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The focus at this year's event will be on systems that can solve business problems, he said
In the past, suppliers have used the show to announce their blue-sky technologies, but the smaller IT budgets of the past few years and the sharpening focus from IT directors and chief information officers is changing the nature of what suppliers promote at the show, Macehiter said.
"There will some technologies that will be prominent and hyped, such as business process management and utility computing, but the priorities of CIOs are not about technology," Macehiter said. "They are worried about issues such as compliance, regulation and outsourcing.
"The suppliers are wising up to the fact that technology has to be put into the context of business. Hopefully, this will be reflected in the way CeBIT is presented."
Macehiter said radio frequency identification technology is expected to be prominent at the show, but that it needs to be approached in a way that will help businesses make decisions.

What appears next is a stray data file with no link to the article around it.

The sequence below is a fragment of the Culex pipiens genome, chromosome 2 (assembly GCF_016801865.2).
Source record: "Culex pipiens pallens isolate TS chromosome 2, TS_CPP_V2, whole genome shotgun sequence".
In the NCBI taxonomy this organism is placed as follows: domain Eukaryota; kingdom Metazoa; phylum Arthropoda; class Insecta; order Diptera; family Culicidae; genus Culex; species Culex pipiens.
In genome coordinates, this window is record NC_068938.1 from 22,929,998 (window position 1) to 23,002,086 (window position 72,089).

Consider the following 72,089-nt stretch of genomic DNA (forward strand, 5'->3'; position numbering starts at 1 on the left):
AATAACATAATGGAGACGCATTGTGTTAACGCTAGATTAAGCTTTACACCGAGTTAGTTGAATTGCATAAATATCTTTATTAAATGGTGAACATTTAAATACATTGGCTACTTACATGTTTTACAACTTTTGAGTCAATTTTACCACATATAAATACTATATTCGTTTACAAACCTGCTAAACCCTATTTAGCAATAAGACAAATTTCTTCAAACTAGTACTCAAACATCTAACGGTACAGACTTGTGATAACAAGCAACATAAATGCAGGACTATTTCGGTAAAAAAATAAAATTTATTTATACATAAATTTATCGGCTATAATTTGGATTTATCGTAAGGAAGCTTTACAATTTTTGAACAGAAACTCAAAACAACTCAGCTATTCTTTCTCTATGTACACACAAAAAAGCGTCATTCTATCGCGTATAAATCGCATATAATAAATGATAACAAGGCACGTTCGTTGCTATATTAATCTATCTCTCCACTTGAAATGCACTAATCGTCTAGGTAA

"CIOs are not interested in the specifications of the tags and readers," he said. "They want to know about issues such as the implications for existing systems, application integration, where they should pilot the technology and who should be supporting them. Business process knowledge is key."
Some suppliers may offer a longer-term vision around areas such as service-oriented architectures - a form of web services used to exchange multiple forms of information - but there will not be a killer application, Macehiter said. "It is now all about solving actual business problems," he added.